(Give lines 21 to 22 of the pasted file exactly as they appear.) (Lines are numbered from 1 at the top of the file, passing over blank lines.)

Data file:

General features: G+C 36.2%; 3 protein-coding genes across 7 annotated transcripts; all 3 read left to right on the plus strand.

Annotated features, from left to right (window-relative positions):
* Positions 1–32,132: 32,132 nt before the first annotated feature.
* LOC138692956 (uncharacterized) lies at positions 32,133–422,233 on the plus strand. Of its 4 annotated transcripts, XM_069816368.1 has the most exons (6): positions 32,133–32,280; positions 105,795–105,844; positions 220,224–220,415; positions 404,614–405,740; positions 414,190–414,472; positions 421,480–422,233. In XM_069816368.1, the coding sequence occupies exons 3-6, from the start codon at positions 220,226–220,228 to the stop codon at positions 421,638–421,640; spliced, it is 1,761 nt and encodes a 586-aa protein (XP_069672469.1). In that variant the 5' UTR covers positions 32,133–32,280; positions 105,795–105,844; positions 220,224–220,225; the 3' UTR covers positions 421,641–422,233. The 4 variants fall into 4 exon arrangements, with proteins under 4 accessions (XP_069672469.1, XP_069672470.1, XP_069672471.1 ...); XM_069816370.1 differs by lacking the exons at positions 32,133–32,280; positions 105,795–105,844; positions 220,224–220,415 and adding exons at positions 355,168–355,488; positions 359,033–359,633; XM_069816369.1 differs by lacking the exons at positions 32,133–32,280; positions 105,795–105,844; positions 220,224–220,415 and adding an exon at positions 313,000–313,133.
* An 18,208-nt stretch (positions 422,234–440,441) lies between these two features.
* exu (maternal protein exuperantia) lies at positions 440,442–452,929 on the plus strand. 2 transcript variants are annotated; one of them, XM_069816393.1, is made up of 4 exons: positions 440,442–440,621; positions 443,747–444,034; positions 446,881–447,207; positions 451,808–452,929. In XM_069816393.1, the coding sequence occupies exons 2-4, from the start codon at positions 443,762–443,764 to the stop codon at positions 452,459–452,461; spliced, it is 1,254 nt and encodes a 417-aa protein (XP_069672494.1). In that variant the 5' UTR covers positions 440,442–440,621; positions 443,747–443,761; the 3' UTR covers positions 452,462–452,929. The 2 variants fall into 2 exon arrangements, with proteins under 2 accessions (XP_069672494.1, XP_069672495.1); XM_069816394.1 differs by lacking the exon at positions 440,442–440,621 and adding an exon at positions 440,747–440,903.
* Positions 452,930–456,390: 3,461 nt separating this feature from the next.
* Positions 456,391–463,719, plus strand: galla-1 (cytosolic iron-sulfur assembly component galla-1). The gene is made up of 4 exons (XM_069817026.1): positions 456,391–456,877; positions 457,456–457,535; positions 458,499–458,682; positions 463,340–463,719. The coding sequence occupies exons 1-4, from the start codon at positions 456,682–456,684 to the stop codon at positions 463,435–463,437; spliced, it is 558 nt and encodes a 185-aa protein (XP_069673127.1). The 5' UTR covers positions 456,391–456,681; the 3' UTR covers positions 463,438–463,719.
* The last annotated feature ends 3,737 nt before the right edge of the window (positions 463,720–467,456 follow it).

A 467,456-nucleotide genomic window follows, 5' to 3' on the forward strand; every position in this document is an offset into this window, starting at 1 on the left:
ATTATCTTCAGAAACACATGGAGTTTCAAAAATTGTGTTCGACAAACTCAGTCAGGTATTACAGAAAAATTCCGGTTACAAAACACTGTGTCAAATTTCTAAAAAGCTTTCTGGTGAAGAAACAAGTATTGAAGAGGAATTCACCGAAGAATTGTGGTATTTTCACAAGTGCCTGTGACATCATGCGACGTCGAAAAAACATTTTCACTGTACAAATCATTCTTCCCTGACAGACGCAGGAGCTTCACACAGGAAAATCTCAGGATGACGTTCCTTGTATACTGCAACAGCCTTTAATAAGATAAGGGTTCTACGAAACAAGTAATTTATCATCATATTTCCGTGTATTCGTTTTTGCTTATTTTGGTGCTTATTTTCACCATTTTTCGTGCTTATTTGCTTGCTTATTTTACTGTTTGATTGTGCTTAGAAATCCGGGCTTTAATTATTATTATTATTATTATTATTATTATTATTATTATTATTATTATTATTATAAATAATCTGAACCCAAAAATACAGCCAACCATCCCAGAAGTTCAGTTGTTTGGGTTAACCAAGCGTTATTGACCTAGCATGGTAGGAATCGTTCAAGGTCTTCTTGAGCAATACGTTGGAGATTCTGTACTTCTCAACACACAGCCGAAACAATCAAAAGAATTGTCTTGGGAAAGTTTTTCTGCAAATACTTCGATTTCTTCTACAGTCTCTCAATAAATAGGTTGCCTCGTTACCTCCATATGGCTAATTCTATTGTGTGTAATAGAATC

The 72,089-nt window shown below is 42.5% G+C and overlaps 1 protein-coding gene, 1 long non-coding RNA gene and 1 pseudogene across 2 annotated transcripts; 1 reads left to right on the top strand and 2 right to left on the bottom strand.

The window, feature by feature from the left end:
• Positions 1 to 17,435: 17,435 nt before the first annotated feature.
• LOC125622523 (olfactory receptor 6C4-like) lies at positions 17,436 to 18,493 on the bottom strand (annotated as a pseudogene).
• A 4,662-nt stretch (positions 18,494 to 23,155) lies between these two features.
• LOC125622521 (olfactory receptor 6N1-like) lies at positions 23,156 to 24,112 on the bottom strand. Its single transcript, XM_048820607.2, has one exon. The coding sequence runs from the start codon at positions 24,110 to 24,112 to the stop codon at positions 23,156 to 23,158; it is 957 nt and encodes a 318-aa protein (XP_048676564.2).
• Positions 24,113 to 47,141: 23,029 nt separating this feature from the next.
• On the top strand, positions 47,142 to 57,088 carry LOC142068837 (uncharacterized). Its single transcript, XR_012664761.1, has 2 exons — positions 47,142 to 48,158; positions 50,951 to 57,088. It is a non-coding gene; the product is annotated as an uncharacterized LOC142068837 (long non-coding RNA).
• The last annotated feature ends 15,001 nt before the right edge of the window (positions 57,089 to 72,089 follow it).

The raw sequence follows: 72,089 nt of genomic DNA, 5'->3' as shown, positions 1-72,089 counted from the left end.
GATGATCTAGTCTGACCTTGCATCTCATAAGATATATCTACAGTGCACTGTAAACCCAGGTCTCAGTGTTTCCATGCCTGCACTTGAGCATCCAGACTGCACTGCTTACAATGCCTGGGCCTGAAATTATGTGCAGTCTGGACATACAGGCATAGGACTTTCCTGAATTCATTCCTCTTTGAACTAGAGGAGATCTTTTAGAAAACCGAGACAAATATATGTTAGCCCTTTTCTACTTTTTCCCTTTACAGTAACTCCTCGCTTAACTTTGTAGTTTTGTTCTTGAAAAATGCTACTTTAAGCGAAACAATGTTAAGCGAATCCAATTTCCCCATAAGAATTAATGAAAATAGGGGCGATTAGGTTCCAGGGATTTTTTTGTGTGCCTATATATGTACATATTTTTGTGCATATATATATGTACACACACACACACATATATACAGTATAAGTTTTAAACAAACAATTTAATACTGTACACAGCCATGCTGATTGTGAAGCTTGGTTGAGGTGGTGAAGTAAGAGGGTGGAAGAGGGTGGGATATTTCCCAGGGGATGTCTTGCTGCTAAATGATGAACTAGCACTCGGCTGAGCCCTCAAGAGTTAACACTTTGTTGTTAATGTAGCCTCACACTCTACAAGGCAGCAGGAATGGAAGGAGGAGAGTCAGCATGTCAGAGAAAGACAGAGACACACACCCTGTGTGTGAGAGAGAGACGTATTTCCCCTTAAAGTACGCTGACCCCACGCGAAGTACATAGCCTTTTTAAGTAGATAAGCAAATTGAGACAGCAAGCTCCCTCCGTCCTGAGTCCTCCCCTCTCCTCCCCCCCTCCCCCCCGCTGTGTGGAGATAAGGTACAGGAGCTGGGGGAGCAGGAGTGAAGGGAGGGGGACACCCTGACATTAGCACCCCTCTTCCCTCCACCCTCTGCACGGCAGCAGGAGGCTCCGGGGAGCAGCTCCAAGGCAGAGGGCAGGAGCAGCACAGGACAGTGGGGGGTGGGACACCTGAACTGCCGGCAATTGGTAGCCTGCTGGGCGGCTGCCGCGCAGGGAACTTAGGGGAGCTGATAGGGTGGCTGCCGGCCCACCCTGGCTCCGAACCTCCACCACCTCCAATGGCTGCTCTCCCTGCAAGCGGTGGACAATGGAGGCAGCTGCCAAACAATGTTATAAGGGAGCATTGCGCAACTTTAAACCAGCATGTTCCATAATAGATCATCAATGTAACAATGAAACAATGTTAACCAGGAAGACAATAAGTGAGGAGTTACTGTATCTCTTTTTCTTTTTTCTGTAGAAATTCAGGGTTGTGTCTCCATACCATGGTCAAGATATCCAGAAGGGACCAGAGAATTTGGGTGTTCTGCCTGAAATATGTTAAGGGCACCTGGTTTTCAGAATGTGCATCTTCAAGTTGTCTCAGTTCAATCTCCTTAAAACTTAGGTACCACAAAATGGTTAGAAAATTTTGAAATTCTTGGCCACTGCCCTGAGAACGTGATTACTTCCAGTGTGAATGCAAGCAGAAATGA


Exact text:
The raw sequence follows: 72,089 nt of genomic DNA, 5'->3' as shown, positions 1-72,089 counted from the left end.
GATGATCTAGTCTGACCTTGCATCTCATAAGATATATCTACAGTGCACTGTAAACCCAGGTCTCAGTGTTTCCATGCCTGCACTTGAGCATCCAGACTGCACTGCTTACAATGCCTGGGCCTGAAATTATGTGCAGTCTGGACATACAGGCATAGGACTTTCCTGAATTCATTCCTCTTTGAACTAGAGGAGATCTTTTAGAAAACCGAGACAAATATATGTTAGCCCTTTTCTACTTTTTCCCTTTACAGTAACTCCTCGCTTAACTTTGTAGTTTTGTTCTTGAAAAATGCTACTTTAAGCGAAACAATGTTAAGCGAATCCAATTTCCCCATAAGAATTAATGAAAATAGGGGCGATTAGGTTCCAGGGATTTTTTTGTGTGCCTATATATGTACATATTTTTGTGCATATATATATGTACACACACACACACATATATACAGTATAAGTTTTAAACAAACAATTTAATACTGTACACAGCCATGCTGATTGTGAAGCTTGGTTGAGGTGGTGAAGTAAGAGGGTGGAAGAGGGTGGGATATTTCCCAGGGGATGTCTTGCTGCTAAATGATGAACTAGCACTCGGCTGAGCCCTCAAGAGTTAACACTTTGTTGTTAATGTAGCCTCACACTCTACAAGGCAGCAGGAATGGAAGGAGGAGAGTCAGCATGTCAGAGAAAGACAGAGACACACACCCTGTGTGTGAGAGAGAGACGTATTTCCCCTTAAAGTACGCTGACCCCACGCGAAGTACATAGCCTTTTTAAGTAGATAAGCAAATTGAGACAGCAAGCTCCCTCCGTCCTGAGTCCTCCCCTCTCCTCCCCCCCTCCCCCCCGCTGTGTGGAGATAAGGTACAGGAGCTGGGGGAGCAGGAGTGAAGGGAGGGGGACACCCTGACATTAGCACCCCTCTTCCCTCCACCCTCTGCACGGCAGCAGGAGGCTCCGGGGAGCAGCTCCAAGGCAGAGGGCAGGAGCAGCACAGGACAGTGGGGGGTGGGACACCTGAACTGCCGGCAATTGGTAGCCTGCTGGGCGGCTGCCGCGCAGGGAACTTAGGGGAGCTGATAGGGTGGCTGCCGGCCCACCCTGGCTCCGAACCTCCACCACCTCCAATGGCTGCTCTCCCTGCAAGCGGTGGACAATGGAGGCAGCTGCCAAACAATGTTATAAGGGAGCATTGCGCAACTTTAAACCAGCATGTTCCATAATAGATCATCAATGTAACAATGAAACAATGTTAACCAGGAAGACAATAAGTGAGGAGTTACTGTATCTCTTTTTCTTTTTTCTGTAGAAATTCAGGGTTGTGTCTCCATACCATGGTCAAGATATCCAGAAGGGACCAGAGAATTTGGGTGTTCTGCCTGAAATATGTTAAGGGCACCTGGTTTTCAGAATGTGCATCTTCAAGTTGTCTCAGTTCAATCTCCTTAAAACTTAGGTACCACAAAATGGTTAGAAAATTTTGAAATTCTTGGCCACTGCCCTGAGAACGTGATTACTTCCAGTGTGAATGCAAGCAGAAATGA